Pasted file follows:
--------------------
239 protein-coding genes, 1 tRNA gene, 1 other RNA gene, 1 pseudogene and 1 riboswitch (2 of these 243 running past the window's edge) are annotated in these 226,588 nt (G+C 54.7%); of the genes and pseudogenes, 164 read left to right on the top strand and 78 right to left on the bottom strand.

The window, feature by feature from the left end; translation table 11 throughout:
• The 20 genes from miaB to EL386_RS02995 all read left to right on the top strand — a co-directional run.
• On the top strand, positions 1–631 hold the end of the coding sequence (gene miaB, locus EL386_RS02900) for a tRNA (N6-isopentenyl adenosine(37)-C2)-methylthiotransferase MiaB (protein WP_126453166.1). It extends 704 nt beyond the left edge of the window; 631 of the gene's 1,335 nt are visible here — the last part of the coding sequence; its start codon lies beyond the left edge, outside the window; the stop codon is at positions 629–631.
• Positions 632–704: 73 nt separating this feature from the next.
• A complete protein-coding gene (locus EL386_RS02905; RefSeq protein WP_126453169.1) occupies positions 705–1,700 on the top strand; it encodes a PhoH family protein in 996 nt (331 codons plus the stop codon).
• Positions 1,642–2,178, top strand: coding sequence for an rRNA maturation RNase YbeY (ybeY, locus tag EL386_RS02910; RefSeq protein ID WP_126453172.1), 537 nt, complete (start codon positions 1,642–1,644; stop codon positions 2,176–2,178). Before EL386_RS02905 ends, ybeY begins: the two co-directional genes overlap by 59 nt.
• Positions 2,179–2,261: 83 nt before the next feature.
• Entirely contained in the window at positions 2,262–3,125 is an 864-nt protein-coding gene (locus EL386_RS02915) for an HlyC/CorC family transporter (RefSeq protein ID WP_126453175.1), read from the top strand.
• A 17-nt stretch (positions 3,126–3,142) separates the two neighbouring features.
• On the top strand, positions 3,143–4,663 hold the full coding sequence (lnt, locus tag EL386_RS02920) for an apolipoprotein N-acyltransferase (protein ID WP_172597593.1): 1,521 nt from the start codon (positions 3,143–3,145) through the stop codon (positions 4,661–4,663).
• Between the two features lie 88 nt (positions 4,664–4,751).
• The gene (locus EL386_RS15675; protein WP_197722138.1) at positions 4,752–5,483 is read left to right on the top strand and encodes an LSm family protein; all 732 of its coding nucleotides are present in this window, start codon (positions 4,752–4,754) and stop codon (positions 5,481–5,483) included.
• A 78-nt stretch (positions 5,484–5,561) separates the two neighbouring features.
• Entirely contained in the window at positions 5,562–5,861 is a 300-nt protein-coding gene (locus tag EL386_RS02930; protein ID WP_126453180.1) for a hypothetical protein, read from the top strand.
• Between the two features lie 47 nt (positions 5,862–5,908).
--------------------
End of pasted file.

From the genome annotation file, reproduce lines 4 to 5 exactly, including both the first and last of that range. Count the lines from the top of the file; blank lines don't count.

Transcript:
• On the top strand, positions 1–631 hold the end of the coding sequence (gene miaB, locus EL386_RS02900) for a tRNA (N6-isopentenyl adenosine(37)-C2)-methylthiotransferase MiaB (protein WP_126453166.1). It extends 704 nt beyond the left edge of the window; 631 of the gene's 1,335 nt are visible here — the last part of the coding sequence; its start codon lies beyond the left edge, outside the window; the stop codon is at positions 629–631.
• Positions 632–704: 73 nt separating this feature from the next.